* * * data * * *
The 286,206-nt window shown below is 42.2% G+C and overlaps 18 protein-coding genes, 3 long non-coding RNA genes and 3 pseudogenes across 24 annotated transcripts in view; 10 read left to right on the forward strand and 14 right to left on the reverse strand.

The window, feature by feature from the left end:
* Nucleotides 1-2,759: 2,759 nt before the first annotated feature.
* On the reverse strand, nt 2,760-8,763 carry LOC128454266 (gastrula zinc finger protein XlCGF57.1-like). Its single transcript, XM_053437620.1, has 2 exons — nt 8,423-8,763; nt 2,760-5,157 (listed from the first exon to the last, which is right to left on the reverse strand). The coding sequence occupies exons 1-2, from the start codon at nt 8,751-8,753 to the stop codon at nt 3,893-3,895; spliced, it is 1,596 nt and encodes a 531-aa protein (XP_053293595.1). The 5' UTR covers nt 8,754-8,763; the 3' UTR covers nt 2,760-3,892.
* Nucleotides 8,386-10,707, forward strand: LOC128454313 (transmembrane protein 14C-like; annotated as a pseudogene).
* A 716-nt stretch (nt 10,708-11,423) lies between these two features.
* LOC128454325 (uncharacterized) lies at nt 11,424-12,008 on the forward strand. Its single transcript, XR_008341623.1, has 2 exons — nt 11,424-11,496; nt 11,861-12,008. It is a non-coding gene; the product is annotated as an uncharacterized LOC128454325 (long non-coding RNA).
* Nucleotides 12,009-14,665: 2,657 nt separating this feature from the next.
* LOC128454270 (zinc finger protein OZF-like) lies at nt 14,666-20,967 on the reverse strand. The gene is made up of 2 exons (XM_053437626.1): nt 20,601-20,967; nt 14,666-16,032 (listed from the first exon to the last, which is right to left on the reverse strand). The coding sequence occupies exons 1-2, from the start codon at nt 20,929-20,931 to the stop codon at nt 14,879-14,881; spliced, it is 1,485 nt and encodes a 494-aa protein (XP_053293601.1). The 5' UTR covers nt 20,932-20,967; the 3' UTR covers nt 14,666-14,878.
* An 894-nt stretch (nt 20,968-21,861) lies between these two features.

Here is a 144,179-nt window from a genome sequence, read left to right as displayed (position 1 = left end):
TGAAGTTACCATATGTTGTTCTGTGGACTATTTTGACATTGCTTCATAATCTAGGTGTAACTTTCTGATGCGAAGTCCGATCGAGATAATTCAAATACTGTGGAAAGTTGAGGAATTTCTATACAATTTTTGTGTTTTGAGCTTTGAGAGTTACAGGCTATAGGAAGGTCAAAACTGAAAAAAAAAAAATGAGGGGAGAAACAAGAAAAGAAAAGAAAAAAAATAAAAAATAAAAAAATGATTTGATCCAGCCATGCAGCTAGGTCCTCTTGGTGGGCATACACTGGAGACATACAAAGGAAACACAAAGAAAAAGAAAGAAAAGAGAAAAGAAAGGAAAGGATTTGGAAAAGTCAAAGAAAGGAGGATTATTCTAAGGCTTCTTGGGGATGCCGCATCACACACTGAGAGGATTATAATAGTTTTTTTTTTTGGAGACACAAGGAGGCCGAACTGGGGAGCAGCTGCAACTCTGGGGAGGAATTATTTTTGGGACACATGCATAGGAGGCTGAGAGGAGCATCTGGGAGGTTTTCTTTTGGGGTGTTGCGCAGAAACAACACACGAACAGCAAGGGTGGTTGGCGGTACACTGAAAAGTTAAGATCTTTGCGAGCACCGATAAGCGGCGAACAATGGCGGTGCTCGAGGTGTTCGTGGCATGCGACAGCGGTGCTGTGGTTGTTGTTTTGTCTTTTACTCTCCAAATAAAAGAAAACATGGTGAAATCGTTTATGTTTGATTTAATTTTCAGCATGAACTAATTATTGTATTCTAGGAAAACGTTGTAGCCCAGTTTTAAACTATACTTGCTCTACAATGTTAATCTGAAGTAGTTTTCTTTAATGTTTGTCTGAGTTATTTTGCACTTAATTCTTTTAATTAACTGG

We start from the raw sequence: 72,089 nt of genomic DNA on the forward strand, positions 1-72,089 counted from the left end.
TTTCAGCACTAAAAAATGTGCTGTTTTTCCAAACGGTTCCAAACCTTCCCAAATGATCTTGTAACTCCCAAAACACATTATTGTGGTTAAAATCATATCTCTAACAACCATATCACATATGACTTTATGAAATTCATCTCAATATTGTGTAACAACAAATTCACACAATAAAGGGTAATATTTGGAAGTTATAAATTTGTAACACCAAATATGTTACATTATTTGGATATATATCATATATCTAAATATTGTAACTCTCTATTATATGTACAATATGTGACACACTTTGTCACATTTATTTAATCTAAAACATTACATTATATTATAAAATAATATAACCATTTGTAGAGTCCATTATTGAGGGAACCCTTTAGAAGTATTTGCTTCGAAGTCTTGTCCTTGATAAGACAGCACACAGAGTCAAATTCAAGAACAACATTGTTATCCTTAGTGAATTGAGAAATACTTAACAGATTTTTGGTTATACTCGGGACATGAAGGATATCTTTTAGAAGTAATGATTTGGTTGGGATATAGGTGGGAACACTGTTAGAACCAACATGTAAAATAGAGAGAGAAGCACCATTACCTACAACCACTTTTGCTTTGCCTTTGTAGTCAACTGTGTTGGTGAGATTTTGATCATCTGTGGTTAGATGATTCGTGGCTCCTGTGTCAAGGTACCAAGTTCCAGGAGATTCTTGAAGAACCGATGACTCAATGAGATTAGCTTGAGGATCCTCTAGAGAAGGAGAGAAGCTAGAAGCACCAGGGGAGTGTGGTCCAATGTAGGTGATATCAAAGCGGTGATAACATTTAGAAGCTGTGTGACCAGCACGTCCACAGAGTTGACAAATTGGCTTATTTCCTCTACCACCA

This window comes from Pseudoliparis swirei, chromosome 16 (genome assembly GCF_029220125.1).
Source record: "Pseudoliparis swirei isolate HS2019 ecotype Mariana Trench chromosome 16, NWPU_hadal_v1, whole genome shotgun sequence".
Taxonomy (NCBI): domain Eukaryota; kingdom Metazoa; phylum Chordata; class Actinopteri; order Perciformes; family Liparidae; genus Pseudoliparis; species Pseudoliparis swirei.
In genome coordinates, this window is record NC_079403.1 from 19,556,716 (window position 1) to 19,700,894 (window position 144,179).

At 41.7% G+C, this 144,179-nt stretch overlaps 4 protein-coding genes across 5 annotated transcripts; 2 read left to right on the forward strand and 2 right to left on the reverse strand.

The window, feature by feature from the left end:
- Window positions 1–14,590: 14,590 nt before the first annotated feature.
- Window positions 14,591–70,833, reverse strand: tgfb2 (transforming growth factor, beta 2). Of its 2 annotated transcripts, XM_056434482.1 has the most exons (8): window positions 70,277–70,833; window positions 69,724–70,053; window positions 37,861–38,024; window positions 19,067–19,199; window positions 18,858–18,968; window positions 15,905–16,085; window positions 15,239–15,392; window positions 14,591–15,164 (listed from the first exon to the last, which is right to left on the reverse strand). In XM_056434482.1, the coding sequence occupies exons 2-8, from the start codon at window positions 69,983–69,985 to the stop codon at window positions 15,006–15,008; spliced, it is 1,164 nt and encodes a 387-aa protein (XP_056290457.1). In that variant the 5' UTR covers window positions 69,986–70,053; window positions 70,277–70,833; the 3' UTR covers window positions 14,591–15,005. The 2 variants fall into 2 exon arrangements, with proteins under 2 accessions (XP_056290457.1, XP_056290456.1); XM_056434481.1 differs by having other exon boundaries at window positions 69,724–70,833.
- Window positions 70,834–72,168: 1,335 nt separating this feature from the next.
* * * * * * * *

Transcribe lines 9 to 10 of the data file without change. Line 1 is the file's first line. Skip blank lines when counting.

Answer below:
* LOC128454270 (zinc finger protein OZF-like) lies at nt 14,666-20,967 on the reverse strand. The gene is made up of 2 exons (XM_053437626.1): nt 20,601-20,967; nt 14,666-16,032 (listed from the first exon to the last, which is right to left on the reverse strand). The coding sequence occupies exons 1-2, from the start codon at nt 20,929-20,931 to the stop codon at nt 14,879-14,881; spliced, it is 1,485 nt and encodes a 494-aa protein (XP_053293601.1). The 5' UTR covers nt 20,932-20,967; the 3' UTR covers nt 14,666-14,878.
* An 894-nt stretch (nt 20,968-21,861) lies between these two features.